Women in the 21st century aren?t getting the most valuable assignments from wire services, newspapers or magazines, Zalcman told the Times, suggesting that gender disparities in the industry are alive and well. She cited a few obstacles contemporary women photojournalists face in particular, such as biased hiring practices, a gender-based confidence gap, the difficulties of balancing personal lives with careers, and sexual harassment in the field. 

In an attempt to help women overcome these obstacles ? and educate publications unaware of the many, many female photojournalists available for hire ? Zalcman founded Women Photograph, a database promoting 400 women photojournalists from 67 countries across the globe. Described as ?a resource for female* documentary and editorial photographers and the people who would like to hire them,? the site links directly to the portfolios of women from Saudi Arabia, Thailand, Cameroon, Chile, Russia, Canada and beyond. It also provides resources and grant information to aspiring photographers who might frequent the page.

(The asterisk denotes that ?gender nonconforming, transgender, and genderqueer friends are all welcome? on the site.)

?We can?t just look at war and politics and human rights stories through the eyes of men,? Zalcman told HuffPost. ?If we want to be responsible storytellers, our community needs to be as diverse as the voices it represents.? 

Zalcman is aware that a mere list of female photojournalists won?t erase the gender-based obstacles women encounter in their line of work. But ?Women Photograph? is a succinct retort to any editor who claims not to know any women in the business.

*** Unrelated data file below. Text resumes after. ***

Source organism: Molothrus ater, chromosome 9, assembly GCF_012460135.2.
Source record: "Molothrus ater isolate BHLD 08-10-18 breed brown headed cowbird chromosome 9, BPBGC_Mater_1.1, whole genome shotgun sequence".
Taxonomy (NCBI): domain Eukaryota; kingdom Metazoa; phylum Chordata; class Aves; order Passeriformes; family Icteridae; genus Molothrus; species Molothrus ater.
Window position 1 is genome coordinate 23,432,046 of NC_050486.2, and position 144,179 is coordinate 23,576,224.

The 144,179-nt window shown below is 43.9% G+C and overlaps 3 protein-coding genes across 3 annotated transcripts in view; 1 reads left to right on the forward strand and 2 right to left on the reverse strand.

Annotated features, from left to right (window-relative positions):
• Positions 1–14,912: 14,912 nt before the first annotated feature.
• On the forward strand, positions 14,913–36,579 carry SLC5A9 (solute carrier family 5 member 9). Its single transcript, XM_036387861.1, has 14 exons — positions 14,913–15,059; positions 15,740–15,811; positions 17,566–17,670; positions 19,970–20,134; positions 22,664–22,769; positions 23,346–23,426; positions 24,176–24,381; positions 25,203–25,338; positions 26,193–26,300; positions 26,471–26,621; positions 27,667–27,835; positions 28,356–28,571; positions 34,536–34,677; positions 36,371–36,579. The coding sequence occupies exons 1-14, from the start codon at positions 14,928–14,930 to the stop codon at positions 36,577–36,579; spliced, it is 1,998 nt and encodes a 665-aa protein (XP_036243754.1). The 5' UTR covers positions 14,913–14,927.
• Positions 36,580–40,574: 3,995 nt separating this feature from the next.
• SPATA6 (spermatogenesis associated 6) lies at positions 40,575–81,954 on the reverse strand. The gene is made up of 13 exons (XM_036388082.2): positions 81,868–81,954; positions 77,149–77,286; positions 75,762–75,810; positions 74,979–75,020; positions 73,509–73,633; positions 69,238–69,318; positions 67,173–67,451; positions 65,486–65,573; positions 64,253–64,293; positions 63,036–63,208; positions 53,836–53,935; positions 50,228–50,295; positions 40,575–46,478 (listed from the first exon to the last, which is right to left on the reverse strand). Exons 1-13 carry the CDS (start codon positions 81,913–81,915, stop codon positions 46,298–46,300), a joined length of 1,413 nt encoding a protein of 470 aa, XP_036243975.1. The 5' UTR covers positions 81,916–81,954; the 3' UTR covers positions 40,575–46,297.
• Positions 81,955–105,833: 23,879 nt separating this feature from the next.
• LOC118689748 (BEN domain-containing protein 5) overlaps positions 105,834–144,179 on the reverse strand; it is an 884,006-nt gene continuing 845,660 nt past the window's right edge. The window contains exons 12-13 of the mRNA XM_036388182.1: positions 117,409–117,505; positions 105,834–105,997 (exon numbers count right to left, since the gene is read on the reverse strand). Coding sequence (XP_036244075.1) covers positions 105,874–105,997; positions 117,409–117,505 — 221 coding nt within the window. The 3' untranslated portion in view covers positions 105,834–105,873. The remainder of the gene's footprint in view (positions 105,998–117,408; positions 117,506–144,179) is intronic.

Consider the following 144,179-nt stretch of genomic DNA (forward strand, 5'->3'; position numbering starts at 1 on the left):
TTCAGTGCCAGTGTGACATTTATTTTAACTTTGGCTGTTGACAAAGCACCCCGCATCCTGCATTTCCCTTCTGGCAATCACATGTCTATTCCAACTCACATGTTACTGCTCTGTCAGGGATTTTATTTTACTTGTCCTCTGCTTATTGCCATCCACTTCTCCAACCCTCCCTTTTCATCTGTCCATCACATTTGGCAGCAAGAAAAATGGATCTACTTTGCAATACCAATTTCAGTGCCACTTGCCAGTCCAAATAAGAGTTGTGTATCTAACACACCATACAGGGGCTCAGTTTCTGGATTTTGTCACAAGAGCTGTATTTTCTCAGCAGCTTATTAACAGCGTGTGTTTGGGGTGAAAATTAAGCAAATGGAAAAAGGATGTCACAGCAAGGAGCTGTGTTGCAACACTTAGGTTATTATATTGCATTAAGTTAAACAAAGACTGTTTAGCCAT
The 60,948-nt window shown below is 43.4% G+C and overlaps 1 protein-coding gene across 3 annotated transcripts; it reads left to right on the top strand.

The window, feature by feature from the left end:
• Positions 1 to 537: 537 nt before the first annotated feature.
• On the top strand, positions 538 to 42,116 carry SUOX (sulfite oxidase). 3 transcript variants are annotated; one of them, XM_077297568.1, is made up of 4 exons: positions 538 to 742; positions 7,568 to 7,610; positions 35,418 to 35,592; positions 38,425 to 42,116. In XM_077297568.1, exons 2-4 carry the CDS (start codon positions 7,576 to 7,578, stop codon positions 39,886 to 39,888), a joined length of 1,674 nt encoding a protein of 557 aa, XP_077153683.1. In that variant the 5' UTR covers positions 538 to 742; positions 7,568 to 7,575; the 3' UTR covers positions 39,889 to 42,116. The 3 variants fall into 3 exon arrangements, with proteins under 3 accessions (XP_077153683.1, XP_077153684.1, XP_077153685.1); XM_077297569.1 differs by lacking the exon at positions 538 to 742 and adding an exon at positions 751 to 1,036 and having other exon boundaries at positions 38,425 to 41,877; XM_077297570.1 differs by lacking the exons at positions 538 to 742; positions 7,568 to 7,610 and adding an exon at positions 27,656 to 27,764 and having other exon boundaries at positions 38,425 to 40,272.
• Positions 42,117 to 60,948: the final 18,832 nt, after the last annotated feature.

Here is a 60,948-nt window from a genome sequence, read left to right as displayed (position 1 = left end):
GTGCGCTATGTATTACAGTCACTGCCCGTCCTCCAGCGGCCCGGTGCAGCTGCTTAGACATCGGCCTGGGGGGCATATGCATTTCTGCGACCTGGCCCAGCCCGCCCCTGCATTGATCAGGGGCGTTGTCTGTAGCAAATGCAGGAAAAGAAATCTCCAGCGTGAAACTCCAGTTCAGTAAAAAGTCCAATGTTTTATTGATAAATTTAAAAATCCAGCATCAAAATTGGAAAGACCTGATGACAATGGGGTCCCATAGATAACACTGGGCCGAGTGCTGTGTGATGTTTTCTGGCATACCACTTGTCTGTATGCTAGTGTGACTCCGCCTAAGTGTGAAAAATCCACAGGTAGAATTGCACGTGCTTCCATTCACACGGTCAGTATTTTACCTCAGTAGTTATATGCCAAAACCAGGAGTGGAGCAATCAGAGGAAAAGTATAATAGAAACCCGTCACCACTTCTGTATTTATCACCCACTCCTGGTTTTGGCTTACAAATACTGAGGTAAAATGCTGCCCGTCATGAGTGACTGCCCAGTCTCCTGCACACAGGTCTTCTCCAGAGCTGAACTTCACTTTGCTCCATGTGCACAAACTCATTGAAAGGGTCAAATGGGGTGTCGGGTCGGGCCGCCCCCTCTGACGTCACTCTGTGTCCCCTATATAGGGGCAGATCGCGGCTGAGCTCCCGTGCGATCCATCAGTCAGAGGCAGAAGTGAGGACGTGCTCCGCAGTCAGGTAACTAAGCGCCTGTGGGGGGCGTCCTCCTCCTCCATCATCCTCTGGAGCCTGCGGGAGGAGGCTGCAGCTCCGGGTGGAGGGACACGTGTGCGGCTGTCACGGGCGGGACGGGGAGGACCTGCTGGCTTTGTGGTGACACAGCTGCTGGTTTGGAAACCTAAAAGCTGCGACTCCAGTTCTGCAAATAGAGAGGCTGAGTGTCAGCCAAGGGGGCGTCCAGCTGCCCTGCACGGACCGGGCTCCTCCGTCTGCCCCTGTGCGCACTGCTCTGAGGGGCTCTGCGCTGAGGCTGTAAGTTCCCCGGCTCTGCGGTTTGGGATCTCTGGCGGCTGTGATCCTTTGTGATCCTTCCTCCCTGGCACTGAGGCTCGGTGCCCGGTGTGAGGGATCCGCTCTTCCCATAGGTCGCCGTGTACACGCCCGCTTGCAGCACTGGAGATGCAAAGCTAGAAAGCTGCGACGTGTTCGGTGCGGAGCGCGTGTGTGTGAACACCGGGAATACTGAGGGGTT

Below is a preview of some of the photojournalists on display at ?Women Photograph.? To see more photojournalism from women today, head to the database here

All captions were provided by ?Women Photograph.?

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Erdogan Reasserts Power Over AK Party Weeks After Controversial Referendum

ANKARA, May 21 (Reuters) – President Tayyip Erdogan pledged to fight Turkey?s enemies at home and abroad on Sunday as he was elected leader of the ruling AK Party, a move enabling him to reassert his grip on the party and its legislative work.

Erdogan, who founded the Islamist-rooted AKP in 2001 and led it to victory in a general election a year later, had to give up its leadership nearly three years ago when he was elected president, a position traditionally above party politics.

That changed with April?s referendum in which Turks narrowly backed constitutional changes creating an executive presidency with sweeping new powers. Allowing the head of state to be a party member or leader was among the reforms.

Erdogan?s renewed control of the party, which came in a near unanimous vote at an AKP congress where he faced no opposition, coincides with growing foreign policy challenges and tensions with NATO allies.

?Rather than facing our people with our heads down tomorrow, we prefer to stand tall today against the scum at home and abroad,? he told thousands of cheering supporters in the Ankara sports arena.

?The months ahead will be a leap forward for Turkey, from its fight against terrorism to the economy, from the broadening of rights and freedoms to investments,? he said in a brief speech after the vote.

Erdogan vowed to keep Turkey?s state of emergency until peace is achieved against Kurdish and Islamist insurgents.

He became the first president to lead a party since 1950, taking back the AKP reins from Binali Yildirim, who remains prime minister until elections set for 2019.

Such sweeping political changes, he says, are vital to ensure stability in the face of militant threats and after an attempted coup last year that Ankara attributed to supporters of the U.S.-based cleric Fethullah Gulen.

On the eve of the congress, police killed two suspected Islamic State militants during a raid on an apartment in Ankara, state-run Anadolu news agency reported. The two men killed were believed to be planning an attack, it said.

Opposition parties, which want the referendum annulled because of alleged irregularities, say the reforms push Turkey toward one-man rule. Some of its NATO allies and the European Union, which it aspires to join, have also expressed concern.



Last week, Erdogan met U.S. President Donald Trump in Washington and sought to reconcile deep disagreement over U.S. support for a Syrian Kurdish militia that Ankara regards as a terrorist group.